Mis-Conceptions about a Vegetable and Turkey
By Dr. Brian Greuel, Department of Biology
by Christina Bunker
Some of the most valuable lessons of life can be learned from seemingly mundane day-to-day activities. I would like to share with you two experiences I have had with food that have left an indelible mark on my memory and have helped me to grow as a husband, as well as a scientist.
The first formative experience happened one day nearly 18 years ago during the last year of my postdoctoral fellowship in Toronto. And this wasn't just any day either. It was the day before my very first job interview for a college teaching position. As I made my usual morning pilgrimage to the restroom, I had no warning that anything was awry. In fact, I felt quite fit. But as I looked down at the crimson-colored water in the toilet bowl before me, I was overcome by the stark reality that I was hemorrhaging on the inside. "My God!" I said! "What am I going to do? I can't be hemorrhaging while on a flight to California or during a job interview, no less! I've got to do something. Quick, what can I do? Um, I'm in a research institute at a hospital. Yes, that's it ... Go to the hospital emergency room right away." Moments later, I found myself laying on a gurney in the ER with a cold metal scope being forced up my posterior, providing a feeling of fullness that has yet to be surpassed. "Can't they at least warm these things up first before they use them?" I thought.
The resident twisted and turned the scope to observe every square inch of the inside of my (you-know) as I laid there in agony. Finally, he said, "Well, I don't see any bleeding, just some red material inside." "That must be a blood clot," I thought. "I recommend that we do a colonoscopy next," the resident said. "That should tell us the answer." A colonoscopy takes at least a day to get ready for — and I didn't have that kind of time. It would have to wait until I returned from my job interview. I left the ER quite convinced that I had a tumor growing in my intestines, and I prayed that it wouldn't metastasize before I returned from my interview.
Later that night as I began to pack for my trip, still a bit distracted by the new health-related concerns, my wife, Jane, reported the alarming news that she, too, was hemorrhaging. "What?" I said. "I've heard of cancer spreading from one site to another within the same person's body, but never from one person to another! What's going on here? Surely there must be a rational explanation." We sat there puzzling together over this latest development, and soon my wife (who really is quite brilliant) had the answer. "It's the beets," she said. "We both ate beets yesterday." "But I've eaten beets many times before," I said, "and they never caused me to hemorrhage!" "No, these were FRESH beets, not beets from a can," she replied. "They have more pigment in them." Now, you'd think that someone with a Master's degree in Plant Biology, not to mention a Ph.D. in molecular biology, would have remembered that beets contain betalain pigments, water-soluble pigments that impart on them a reddish purple color. But how was I to know that some of the pigments were cooked out of canned beets and that fresh beets would cause this alarming result? I don't normally do the cooking in our household! This isn't the only time that a food item would cause me some momentary bewilderment.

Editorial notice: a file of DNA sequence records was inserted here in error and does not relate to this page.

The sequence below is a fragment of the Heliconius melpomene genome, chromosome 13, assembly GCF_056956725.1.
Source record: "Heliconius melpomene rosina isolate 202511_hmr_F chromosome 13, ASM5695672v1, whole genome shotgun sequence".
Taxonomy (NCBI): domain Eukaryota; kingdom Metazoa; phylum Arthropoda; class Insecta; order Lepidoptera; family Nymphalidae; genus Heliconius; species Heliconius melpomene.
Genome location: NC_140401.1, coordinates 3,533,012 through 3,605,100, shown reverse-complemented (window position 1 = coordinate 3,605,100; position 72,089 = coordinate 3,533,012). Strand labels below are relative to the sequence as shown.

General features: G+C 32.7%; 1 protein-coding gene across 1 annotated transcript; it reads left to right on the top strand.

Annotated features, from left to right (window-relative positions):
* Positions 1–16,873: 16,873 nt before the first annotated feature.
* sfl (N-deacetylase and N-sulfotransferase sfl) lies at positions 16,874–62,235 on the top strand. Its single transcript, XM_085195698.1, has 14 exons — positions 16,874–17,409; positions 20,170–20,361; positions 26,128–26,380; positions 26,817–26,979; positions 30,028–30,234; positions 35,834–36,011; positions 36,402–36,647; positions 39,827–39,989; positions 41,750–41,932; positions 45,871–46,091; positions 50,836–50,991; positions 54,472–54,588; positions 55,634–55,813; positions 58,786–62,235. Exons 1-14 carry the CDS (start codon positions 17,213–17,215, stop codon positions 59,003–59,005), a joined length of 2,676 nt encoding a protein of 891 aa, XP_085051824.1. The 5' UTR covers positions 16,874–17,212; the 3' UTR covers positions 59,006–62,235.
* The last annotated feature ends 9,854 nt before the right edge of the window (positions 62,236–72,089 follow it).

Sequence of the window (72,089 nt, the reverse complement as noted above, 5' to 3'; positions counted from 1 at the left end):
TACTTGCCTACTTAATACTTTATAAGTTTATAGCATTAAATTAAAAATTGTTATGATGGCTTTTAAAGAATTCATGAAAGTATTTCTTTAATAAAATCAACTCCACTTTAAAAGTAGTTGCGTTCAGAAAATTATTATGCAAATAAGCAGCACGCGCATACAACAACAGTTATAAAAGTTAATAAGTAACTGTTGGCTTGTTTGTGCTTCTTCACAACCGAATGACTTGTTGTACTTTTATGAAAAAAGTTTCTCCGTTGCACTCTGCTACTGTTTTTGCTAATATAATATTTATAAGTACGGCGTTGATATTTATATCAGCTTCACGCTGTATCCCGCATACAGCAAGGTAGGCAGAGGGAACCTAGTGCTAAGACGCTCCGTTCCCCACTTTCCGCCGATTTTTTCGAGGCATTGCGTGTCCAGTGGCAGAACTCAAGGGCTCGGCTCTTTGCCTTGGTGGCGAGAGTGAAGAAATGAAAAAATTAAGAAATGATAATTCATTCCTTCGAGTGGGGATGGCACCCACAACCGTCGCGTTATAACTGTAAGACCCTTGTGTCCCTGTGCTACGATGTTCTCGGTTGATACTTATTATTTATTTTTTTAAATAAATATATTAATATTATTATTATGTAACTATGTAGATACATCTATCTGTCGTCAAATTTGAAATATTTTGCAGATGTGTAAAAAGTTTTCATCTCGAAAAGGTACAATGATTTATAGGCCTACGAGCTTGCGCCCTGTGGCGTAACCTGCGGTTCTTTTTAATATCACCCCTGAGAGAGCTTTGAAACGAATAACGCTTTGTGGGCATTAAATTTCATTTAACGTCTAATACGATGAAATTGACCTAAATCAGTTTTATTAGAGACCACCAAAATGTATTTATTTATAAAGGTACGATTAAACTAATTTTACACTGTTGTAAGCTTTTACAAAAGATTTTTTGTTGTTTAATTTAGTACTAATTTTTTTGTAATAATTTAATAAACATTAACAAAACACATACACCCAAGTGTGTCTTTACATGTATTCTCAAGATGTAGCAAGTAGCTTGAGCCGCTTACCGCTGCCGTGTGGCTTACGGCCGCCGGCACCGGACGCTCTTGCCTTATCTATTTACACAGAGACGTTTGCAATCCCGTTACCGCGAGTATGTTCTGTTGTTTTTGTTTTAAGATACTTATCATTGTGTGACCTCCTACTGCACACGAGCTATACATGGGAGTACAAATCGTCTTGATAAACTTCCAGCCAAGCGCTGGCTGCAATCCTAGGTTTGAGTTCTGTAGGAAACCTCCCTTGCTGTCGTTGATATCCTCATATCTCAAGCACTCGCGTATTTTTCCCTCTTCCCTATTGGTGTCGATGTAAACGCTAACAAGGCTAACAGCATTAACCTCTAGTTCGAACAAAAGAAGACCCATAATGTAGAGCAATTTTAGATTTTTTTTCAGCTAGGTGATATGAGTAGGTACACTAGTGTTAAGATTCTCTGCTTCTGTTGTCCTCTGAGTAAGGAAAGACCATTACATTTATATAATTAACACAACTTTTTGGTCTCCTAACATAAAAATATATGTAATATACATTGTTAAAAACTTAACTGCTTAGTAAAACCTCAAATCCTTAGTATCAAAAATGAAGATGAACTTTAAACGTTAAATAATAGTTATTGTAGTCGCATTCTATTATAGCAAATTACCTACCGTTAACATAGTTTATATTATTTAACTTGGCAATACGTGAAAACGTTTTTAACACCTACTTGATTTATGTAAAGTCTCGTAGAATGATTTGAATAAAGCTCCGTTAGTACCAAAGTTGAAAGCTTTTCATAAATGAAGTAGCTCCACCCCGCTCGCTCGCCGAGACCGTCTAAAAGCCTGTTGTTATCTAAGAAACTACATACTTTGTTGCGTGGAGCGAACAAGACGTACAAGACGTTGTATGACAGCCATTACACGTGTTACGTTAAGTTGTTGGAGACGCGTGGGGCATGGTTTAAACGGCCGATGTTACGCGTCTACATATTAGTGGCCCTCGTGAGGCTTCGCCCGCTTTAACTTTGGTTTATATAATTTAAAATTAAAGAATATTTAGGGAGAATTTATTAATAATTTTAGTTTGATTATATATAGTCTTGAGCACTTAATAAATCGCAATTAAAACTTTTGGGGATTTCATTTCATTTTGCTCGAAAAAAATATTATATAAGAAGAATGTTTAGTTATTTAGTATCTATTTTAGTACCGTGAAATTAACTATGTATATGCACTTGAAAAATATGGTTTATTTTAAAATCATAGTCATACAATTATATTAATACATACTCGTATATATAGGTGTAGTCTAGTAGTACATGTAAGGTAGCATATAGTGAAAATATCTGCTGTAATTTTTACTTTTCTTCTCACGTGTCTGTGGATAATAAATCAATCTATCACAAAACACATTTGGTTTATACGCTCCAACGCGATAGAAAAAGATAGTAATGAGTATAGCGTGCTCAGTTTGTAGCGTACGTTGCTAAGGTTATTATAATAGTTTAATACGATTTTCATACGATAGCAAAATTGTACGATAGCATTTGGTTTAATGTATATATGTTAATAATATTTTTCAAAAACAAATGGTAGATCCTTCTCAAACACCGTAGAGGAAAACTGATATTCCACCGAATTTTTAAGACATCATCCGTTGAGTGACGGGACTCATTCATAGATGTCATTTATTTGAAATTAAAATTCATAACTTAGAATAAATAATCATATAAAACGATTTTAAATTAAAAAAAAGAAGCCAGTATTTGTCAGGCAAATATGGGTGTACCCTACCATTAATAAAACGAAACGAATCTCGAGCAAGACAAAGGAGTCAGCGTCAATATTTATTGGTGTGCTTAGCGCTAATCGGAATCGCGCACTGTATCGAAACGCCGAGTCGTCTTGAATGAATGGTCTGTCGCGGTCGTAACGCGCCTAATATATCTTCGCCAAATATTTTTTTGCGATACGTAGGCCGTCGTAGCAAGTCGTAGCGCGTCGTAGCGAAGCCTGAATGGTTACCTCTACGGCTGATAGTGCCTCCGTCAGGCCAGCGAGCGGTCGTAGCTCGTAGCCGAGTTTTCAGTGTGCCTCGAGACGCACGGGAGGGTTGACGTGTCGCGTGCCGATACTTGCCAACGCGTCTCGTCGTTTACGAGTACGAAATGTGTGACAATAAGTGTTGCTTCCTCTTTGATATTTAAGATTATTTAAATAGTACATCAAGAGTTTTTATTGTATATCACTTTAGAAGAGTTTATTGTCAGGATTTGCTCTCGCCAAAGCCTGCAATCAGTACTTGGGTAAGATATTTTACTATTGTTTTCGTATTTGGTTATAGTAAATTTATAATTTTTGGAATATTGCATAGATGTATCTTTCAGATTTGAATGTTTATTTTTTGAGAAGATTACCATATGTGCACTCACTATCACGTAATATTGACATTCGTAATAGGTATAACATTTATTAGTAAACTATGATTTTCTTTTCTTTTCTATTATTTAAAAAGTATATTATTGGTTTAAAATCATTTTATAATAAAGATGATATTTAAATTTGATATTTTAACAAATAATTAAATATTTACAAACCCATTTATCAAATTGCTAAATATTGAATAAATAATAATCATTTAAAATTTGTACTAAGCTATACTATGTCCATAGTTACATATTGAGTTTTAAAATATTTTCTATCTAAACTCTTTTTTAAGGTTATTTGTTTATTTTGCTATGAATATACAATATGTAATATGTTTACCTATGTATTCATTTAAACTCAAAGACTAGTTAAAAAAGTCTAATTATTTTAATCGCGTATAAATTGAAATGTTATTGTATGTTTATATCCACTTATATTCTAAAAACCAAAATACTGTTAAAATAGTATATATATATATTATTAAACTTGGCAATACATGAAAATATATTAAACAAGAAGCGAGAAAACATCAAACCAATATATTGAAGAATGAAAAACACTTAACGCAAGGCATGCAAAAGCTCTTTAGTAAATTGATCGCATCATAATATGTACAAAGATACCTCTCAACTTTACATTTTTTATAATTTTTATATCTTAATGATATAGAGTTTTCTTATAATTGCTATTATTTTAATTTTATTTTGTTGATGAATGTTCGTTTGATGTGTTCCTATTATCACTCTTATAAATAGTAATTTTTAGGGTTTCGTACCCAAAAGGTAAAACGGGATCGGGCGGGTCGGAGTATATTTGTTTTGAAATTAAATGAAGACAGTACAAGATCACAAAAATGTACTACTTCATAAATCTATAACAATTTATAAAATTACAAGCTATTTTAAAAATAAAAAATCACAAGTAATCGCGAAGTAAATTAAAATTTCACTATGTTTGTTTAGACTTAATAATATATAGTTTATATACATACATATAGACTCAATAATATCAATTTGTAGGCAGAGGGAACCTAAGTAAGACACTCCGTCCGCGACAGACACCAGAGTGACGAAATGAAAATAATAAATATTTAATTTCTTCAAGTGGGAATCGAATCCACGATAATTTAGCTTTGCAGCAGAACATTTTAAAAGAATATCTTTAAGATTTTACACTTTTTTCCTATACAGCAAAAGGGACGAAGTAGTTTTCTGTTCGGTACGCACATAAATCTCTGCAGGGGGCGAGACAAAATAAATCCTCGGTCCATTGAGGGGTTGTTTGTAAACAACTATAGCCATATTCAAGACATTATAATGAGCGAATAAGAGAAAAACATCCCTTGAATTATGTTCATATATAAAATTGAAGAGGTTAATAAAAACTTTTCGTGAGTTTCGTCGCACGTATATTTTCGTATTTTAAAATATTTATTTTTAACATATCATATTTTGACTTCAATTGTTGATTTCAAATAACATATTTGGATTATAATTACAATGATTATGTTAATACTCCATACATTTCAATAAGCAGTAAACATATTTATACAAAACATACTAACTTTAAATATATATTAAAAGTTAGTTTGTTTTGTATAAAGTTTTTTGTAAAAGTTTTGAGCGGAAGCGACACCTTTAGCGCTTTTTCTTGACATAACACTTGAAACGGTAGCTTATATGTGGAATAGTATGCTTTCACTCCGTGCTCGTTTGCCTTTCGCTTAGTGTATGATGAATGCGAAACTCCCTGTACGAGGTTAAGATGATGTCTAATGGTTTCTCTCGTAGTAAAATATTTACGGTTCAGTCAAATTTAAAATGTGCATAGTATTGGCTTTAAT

Fast forward now to last Christmas as we are about to enjoy a very special Christmas Eve meal together as a family. The table was set, the food was spread before us, and I was setting about my traditional ritual of carving the turkey. As I carefully sliced the white and dark meat off the bone, I noticed something a bit peculiar protruding between the legs of the bird. "Hmm, this is odd," I said. "It looks like a second set of legs!" I began to dissect that part of the turkey to investigate further and was alarmed to find the carcass of another small bird inside of our evening meal. "How did that get there?" I exclaimed. "Maybe this is a MUTANT turkey. This could be the first documented example of a turkey that was pregnant with a turkey fetus instead of laying fertilized eggs like other turkeys and birds do to reproduce. Icould write this up for publication!"
After a moment, reality set in. "No," I thought, "that's impossible. Mammals have internal development, not birds." I was drawing from my expertise in developmental biology, you see. "There's got to be a rational explanation, and it has something to do with abnormal development. Could it be an undeveloped twin perhaps that remained inside the larger turkey?" I wondered aloud about my discovery and the possible explanations, and soon Jane and our two adult children joined me in the effort to solve this mystery. Possible ideas were brought up and one by one were summarily dismissed by the developmental biologist for lack of scientific merit. Finally, Jane said matter-of-factly, "Maybe it's because I stuffed a Cornish hen inside the turkey before I put it in the oven." That certainly put a quick stop to further speculation! And, needless to say, my family had a great laugh at my expense.
Well, I learned three important lessons from these experiences with food. First, communication in marriage is absolutely essential. Now, whenever we have beets at home, I always make sure to ask, "Are these fresh beets?" to which Jane usually replies, "Yep, they're fresh from the can." Second, I was reminded again of the importance as a scientist of seemingly irrelevant empirical observations. You see, I saw that Cornish hen earlier in the day thawing on a pan in the sink, but I never made the connection with what I observed stuffed inside the turkey until my wife revealed her deed. Finally, never underestimate the potential of your life-long helpmate to make you look like an absolute dim-wit just to keep you humble — all in love, of course!